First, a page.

WHAT hides in the road and overturns cars?
No, it isn’t a superhuman highwayman – it’s a pair of particularly tall traffic islands.
The islands, which sit in the middle of Woodhead Road, between Berry Brow and Honley, were installed around seven years ago to slow down motorists.
But the poorly lit islands, bounded by 40cm ‘Trief’ kerbs, have become a hazard for motorists.
Now the safety of the islands has been questioned by a local MP after concerns from motorists.
A driver fell foul of one of the islands in September, flipping the car.
The motorist, who is believed to have been using a mobile phone at the time, was not seriously hurt.
It is believed other accidents have been caused by the islands over the past few years.
Trief kerbs were first used in 1962 to protect roadside structures and prevent vehicles leaving the road.
The kerbs, which are usually about 40cm tall, are designed to deflect a vehicle away from a hazard.
But motorists say Trief kerbs are inappropriate for traffic calming and can create additional hazards.
Richard Smith, of Holmfirth, said: “They are not well lit. There’s not a lot of room to play with. A slight lapse of concentration and people will hit them.
“They are too extreme for traffic calming.”
Another driver, Arthur Quarmby, of Holme, said: “At night when many of these islands are unlit (either because some vehicle has hit them or because of lack of maintenance) then it seems to me that Kirklees is shouldering an unnecessary legal liability – unlit obstructions in the middle of the road.’’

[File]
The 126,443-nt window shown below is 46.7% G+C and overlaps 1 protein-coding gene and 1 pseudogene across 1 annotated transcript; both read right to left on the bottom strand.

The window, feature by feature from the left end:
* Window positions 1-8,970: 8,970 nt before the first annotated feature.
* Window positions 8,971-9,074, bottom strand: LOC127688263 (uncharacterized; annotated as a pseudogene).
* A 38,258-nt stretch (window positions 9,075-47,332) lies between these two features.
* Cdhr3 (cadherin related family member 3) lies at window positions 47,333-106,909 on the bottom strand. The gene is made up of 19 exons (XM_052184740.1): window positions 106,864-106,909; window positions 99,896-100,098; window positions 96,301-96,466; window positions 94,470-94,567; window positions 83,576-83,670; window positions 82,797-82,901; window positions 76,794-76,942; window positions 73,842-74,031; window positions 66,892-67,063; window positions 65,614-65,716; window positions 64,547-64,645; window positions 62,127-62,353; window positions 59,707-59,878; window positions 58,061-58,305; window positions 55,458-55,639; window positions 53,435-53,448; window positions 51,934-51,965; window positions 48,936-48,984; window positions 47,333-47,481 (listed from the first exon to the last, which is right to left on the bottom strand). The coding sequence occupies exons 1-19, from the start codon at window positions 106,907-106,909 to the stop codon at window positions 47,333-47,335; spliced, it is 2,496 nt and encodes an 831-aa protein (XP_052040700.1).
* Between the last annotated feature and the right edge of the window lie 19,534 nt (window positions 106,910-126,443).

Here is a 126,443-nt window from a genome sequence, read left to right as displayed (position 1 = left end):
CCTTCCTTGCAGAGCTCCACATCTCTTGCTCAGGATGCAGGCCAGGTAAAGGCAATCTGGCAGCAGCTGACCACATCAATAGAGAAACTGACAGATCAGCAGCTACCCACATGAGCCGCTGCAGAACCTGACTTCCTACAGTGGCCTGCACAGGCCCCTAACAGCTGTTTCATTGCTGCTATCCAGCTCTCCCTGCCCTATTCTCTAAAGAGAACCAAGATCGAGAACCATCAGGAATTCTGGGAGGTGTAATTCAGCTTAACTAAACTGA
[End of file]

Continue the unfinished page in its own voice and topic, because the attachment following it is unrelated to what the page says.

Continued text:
Now Colne Valley MP Jason McCartney has tabled a parliamentary question to Transport Minister Philip Hammond on the safety of Trief kerbs.
Mr McCartney said: “I tabled the question about their safety and for statistics on accidents involving them.
“The problem is the overtaking lane on the corner when suddenly you’re presented with a traffic island.
“They do look quite drastic; at night they need to be very visible.’’
But Mr McCartney added: “There is a problem with speeding on the roads.”
A spokesperson for Kirklees Council’s highways department said: “The islands were installed many years ago to slow down speeds and prevent dangerous overtaking. They have been successful in doing this.
“Removing the islands would mean increased speeds and overtaking and an increased risk of accidents.
“The accident in question occurred whilst the driver was using his mobile phone. It was not a visibility issue.
“However, the current bollards will be replaced by highly reflective solar-powered bollards within the next few weeks.
“As well as improving the night-time visibility of the traffic islands, the new bollards also offer lower maintenance costs and energy savings as no electricity is required.”